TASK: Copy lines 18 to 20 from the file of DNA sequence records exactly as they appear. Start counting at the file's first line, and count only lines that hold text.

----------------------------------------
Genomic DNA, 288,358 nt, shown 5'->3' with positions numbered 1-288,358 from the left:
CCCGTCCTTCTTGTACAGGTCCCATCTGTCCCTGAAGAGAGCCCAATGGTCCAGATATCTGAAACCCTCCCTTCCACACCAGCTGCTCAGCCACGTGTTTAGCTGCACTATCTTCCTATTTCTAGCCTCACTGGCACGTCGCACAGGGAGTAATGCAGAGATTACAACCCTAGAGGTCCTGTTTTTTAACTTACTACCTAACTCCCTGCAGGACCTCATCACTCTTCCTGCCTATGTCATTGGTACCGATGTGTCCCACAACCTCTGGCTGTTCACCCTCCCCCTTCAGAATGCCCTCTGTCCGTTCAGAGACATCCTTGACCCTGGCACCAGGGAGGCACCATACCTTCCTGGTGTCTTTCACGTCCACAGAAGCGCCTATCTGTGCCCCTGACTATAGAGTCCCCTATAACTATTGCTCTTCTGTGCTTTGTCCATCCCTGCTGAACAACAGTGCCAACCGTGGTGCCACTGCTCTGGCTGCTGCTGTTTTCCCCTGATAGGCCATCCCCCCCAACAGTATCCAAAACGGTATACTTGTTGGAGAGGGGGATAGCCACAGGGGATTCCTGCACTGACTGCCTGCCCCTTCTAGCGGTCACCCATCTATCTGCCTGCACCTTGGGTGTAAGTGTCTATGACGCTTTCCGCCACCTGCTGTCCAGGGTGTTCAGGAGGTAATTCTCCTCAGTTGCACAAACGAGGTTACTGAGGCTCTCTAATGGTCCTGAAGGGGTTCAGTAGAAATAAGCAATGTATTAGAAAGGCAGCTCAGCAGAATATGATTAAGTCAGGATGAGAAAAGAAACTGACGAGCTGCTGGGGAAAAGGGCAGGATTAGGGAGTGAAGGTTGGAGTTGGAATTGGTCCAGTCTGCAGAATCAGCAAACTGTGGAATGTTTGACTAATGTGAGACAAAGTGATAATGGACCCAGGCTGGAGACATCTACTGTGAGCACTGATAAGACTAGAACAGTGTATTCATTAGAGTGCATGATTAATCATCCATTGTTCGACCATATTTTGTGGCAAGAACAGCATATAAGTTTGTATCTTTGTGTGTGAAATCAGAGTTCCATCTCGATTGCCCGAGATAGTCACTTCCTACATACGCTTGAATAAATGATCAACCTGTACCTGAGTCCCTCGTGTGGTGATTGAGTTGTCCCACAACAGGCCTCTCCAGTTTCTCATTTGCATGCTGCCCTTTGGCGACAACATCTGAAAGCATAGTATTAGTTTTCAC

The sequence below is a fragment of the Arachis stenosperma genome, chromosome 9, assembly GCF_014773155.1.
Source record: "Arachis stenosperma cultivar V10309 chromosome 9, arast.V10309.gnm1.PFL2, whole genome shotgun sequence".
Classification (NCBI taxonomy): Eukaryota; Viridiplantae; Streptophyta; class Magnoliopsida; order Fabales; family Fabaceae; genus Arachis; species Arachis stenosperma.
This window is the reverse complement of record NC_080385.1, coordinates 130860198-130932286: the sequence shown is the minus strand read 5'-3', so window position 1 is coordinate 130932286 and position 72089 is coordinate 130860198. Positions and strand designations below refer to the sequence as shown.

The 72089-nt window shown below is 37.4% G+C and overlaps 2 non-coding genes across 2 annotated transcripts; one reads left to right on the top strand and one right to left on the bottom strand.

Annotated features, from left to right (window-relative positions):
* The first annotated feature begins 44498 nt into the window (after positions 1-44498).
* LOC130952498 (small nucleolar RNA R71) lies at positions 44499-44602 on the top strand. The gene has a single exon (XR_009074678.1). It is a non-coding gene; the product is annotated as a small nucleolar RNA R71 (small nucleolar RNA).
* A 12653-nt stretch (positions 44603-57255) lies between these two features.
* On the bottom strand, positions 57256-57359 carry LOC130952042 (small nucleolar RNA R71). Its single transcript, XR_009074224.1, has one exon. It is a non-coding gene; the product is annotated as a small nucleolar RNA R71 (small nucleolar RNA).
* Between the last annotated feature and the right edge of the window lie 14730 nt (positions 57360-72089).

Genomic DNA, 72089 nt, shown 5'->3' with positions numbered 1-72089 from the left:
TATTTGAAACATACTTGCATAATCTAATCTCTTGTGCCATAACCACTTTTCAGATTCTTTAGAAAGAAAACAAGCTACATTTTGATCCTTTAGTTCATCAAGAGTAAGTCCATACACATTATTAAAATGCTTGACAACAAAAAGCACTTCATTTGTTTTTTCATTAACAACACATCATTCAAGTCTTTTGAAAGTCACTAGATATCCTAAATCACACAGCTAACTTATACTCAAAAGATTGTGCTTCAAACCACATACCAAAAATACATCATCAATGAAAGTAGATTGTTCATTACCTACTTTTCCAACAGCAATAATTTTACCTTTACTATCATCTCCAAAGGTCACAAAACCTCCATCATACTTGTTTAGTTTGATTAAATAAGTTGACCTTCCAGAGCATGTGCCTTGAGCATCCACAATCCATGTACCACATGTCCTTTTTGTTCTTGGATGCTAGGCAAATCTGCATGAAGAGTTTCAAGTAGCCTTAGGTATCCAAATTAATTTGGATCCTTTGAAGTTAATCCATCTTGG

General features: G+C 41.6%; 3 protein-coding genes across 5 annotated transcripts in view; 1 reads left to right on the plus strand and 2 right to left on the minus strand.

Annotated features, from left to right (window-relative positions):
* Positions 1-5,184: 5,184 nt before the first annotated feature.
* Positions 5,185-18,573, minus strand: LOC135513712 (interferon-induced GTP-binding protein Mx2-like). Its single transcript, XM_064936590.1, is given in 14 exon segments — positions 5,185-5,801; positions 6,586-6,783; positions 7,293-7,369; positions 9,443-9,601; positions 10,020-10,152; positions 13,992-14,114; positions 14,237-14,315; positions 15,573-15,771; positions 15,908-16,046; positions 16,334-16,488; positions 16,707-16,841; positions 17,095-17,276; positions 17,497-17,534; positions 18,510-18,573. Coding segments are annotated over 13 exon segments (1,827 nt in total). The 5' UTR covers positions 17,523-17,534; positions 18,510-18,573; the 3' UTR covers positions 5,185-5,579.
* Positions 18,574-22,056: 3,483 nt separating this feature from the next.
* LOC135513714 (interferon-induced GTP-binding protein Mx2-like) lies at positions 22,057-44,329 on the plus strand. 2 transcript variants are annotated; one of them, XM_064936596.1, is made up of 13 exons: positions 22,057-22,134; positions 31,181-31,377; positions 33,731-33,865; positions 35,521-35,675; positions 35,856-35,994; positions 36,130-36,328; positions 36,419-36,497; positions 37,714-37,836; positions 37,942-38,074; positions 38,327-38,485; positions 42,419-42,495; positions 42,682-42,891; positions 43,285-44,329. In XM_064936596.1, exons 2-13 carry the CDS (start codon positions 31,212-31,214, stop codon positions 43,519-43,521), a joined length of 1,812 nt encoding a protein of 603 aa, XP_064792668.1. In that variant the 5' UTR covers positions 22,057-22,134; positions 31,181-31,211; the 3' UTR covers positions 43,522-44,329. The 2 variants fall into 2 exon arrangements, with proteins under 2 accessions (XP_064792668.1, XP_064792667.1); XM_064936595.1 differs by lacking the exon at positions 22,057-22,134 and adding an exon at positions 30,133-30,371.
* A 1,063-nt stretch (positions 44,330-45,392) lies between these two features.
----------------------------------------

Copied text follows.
* Positions 1-5,184: 5,184 nt before the first annotated feature.
* Positions 5,185-18,573, minus strand: LOC135513712 (interferon-induced GTP-binding protein Mx2-like). Its single transcript, XM_064936590.1, is given in 14 exon segments — positions 5,185-5,801; positions 6,586-6,783; positions 7,293-7,369; positions 9,443-9,601; positions 10,020-10,152; positions 13,992-14,114; positions 14,237-14,315; positions 15,573-15,771; positions 15,908-16,046; positions 16,334-16,488; positions 16,707-16,841; positions 17,095-17,276; positions 17,497-17,534; positions 18,510-18,573. Coding segments are annotated over 13 exon segments (1,827 nt in total). The 5' UTR covers positions 17,523-17,534; positions 18,510-18,573; the 3' UTR covers positions 5,185-5,579.
* Positions 18,574-22,056: 3,483 nt separating this feature from the next.